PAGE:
I wonder how many of you have ever been to Buffalo, New York. Yes, Buffalo, New York. Last Sunday, I discovered not one, but 70+ reasons to go there. In celebration of its 150th anniversary, the Albright-Knox Art Gallery in Buffalo organized a travelling exhibition, Gauguin to Warhol, which is currently on display at The San Diego Museum of Art.
Guilty as charged, I went to see this blockbuster exhibition just a week before it closes this coming Sunday. And let me tell you my friends, if you don't drop whatever you're doing and rush to see this exhibition, you are depriving yourself of the rare pleasure of seeing a treasure trove of great artworks.
The museum press release states, "The works featured in this exhibition are so iconic, that they could each be the star of their own show." And, indeed, many artists in the exhibition are represented by not just very good, but simply the best examples of their works.
Van Gogh's countryside landscape, The Old Mill, 1888, vibrates with his trademark bravura brushstrokes and, miraculously, retains the freshness of each color as if the paint was squeezed out of the tube just yesterday.
Picasso's 1906 La Toilette, with its two female figures --one naked and the other dressed --is his homage to classical art, and what is mind-boggling, is that it was painted just a year before his revolutionary cubist masterpiece, Les Demoiselles d'Avignon, 1907. In just one year, Picasso makes an artistic leap that would have taken others a lifetime to achieve.
Gauguin's Spirit of the Dead Watching, 1892, with its naked teenage girl lying facedown on a bed makes one wonder... Is she afraid of dead spirits, or of the looming sexual encounter? Or maybe she is anticipating the visual earthquake that Clyfford Still captures a half-century later in his majestic 1957 abstract expressionist painting.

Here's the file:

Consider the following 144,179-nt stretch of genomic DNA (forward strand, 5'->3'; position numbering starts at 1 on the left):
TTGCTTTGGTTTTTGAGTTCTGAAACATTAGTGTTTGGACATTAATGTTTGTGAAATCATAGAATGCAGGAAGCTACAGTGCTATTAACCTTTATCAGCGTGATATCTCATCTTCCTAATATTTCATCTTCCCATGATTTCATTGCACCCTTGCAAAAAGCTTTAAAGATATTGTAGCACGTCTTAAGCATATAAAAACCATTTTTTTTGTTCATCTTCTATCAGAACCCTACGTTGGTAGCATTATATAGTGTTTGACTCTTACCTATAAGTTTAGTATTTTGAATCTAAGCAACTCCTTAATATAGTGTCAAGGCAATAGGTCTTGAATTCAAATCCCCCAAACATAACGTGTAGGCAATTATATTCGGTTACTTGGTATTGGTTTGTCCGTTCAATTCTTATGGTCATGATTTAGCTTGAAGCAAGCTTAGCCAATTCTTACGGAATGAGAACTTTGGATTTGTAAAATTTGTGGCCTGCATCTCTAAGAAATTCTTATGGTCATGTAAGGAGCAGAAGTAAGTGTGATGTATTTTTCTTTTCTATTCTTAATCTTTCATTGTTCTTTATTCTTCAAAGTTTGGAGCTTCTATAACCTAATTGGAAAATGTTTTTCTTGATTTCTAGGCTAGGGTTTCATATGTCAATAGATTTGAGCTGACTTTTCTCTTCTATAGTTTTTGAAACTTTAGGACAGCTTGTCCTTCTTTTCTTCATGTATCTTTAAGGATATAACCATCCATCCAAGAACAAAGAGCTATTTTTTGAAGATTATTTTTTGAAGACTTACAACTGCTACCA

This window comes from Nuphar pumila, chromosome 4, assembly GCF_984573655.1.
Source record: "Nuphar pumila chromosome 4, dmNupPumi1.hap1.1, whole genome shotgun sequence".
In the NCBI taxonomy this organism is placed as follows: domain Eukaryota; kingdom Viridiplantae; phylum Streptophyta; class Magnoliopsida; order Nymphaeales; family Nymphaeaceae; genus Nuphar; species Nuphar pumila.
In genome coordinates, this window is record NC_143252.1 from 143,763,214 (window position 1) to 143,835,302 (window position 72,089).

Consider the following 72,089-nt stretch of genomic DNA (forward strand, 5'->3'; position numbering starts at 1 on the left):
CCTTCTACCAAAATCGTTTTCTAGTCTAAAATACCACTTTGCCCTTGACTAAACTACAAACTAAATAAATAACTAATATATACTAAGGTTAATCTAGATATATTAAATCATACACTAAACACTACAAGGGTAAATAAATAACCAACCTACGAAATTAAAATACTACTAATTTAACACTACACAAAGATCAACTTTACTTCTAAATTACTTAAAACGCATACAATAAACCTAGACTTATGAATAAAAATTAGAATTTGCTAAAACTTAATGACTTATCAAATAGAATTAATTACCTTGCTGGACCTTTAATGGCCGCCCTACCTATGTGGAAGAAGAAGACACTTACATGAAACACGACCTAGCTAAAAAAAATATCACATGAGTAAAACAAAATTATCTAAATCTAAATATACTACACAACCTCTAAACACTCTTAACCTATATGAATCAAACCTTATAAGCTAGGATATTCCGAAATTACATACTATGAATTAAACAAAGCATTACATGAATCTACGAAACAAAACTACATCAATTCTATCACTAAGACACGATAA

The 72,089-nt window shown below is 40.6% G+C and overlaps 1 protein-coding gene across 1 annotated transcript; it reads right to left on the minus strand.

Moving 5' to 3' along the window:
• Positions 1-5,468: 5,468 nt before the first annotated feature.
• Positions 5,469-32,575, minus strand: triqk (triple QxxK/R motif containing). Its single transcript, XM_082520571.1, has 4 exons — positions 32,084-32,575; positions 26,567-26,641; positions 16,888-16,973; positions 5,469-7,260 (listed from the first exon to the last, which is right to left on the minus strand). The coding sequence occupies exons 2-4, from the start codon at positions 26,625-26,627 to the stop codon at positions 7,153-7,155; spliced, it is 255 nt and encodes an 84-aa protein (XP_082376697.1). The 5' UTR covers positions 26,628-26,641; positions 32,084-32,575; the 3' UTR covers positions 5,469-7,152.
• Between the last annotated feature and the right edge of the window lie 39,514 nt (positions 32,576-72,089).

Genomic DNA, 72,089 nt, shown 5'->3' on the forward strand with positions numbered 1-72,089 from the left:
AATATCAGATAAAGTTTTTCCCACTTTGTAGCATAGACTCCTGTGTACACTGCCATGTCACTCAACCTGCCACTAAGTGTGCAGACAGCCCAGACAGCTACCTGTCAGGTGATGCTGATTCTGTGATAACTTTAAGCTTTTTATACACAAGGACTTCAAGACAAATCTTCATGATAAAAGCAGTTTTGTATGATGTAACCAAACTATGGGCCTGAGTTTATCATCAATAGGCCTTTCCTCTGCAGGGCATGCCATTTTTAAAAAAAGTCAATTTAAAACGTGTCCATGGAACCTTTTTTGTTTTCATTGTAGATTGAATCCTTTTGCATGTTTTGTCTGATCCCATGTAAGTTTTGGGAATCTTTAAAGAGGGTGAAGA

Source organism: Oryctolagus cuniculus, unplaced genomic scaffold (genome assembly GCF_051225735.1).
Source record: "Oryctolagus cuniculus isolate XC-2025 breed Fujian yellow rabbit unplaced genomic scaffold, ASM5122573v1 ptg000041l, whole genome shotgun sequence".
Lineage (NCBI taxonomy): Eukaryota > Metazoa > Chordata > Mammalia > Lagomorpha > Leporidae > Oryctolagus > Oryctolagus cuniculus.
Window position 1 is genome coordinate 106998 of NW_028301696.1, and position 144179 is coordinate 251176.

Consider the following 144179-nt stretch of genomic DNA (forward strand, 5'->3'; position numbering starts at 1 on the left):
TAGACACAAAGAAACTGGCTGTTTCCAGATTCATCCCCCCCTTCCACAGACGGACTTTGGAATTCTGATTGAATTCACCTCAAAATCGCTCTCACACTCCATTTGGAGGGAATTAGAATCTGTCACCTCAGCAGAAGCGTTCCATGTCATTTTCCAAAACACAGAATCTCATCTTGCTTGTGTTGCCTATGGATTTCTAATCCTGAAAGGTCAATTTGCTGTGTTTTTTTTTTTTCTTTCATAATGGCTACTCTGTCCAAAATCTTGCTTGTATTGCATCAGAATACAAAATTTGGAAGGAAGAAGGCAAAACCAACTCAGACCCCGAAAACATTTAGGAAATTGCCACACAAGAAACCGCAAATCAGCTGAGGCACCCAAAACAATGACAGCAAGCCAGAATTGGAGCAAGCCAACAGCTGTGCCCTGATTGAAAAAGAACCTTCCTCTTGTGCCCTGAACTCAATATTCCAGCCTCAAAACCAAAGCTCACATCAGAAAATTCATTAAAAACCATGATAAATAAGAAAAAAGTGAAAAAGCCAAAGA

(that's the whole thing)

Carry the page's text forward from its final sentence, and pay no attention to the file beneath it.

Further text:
Frida Kahlo's Self Portrait with Monkey, 1938, will make you long for a trip to her museum in Mexico City. One wonders what Frida would say looking at the over-the-top drama of nearby The Liver is the Cock's Comb, 1944, Arshile Gorky's abstract composition. Would she hear the echo of her own tragic experiences?
But enough with the drama, let's have some fun. Here's a happy, smiling peasant painted by Chagall in a nostalgic scene (Peasant Life, 1925) evoking a pre-revolutionary Russian village. Jacques Lipchitz, another Russian expatriate, is represented by his early, and rather playful, bronze figurative sculpture, Sailor with Guitar, 1914, with its references to Cubism. It's difficult not to feel sad about the decline of his art as we see it in his large, bulbous, bronze sculpture, created a half-century later and, for some strange reason, has been "gracing" The Music Center plaza in downtown LA for the last few decades...
Edward Goldman is an art critic and the host of Art Talk, a program on art and culture for NPR affiliate KCRW 89.9 FM. To listen to the complete show and hear Edward's charming Russian accent, click here.